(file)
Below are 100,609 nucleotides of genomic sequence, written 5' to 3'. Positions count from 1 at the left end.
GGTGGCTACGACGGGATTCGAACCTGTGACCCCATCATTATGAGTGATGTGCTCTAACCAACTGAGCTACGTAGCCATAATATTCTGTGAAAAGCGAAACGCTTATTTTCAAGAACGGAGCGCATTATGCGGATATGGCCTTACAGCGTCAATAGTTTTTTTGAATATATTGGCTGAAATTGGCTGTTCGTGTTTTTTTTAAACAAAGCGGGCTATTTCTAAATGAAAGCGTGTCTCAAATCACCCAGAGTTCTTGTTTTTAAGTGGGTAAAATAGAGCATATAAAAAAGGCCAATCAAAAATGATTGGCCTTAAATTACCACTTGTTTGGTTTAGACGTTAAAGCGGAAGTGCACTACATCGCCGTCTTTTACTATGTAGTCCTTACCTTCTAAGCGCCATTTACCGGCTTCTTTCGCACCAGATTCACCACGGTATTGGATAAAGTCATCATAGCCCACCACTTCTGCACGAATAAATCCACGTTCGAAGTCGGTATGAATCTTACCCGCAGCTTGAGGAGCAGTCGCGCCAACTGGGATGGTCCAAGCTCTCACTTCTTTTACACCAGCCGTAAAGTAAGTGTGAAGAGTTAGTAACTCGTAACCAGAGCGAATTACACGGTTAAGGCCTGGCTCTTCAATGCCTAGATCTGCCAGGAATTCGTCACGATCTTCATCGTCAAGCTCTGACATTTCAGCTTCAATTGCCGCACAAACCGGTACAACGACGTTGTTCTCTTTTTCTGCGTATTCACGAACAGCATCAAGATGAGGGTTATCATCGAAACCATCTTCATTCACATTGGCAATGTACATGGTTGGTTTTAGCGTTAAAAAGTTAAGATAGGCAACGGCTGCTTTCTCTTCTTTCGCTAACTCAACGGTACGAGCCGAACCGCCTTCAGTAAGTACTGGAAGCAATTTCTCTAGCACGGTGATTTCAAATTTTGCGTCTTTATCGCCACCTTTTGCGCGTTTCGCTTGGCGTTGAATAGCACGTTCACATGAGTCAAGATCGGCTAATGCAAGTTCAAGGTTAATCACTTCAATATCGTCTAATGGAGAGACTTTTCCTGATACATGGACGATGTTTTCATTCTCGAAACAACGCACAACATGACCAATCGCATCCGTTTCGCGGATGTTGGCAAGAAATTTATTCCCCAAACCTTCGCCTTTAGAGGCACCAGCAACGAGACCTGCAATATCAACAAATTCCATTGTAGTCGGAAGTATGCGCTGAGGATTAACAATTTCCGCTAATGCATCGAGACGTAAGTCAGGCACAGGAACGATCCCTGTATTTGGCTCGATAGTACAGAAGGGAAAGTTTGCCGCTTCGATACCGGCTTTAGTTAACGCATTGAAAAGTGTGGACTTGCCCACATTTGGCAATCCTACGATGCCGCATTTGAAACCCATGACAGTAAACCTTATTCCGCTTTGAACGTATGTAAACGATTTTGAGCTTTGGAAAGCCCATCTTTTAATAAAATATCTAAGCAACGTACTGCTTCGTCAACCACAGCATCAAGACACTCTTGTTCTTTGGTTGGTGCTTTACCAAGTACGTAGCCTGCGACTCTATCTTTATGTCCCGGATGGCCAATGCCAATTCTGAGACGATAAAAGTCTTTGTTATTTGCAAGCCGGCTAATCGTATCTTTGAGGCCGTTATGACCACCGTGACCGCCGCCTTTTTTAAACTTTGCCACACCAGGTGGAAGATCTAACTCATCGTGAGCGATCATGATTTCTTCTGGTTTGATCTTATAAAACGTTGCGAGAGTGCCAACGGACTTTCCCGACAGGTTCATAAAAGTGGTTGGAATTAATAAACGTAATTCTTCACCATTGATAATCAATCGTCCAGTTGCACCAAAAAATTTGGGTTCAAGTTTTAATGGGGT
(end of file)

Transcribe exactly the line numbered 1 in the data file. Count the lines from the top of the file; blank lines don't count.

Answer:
Below are 100,609 nucleotides of genomic sequence, written 5' to 3'. Positions count from 1 at the left end.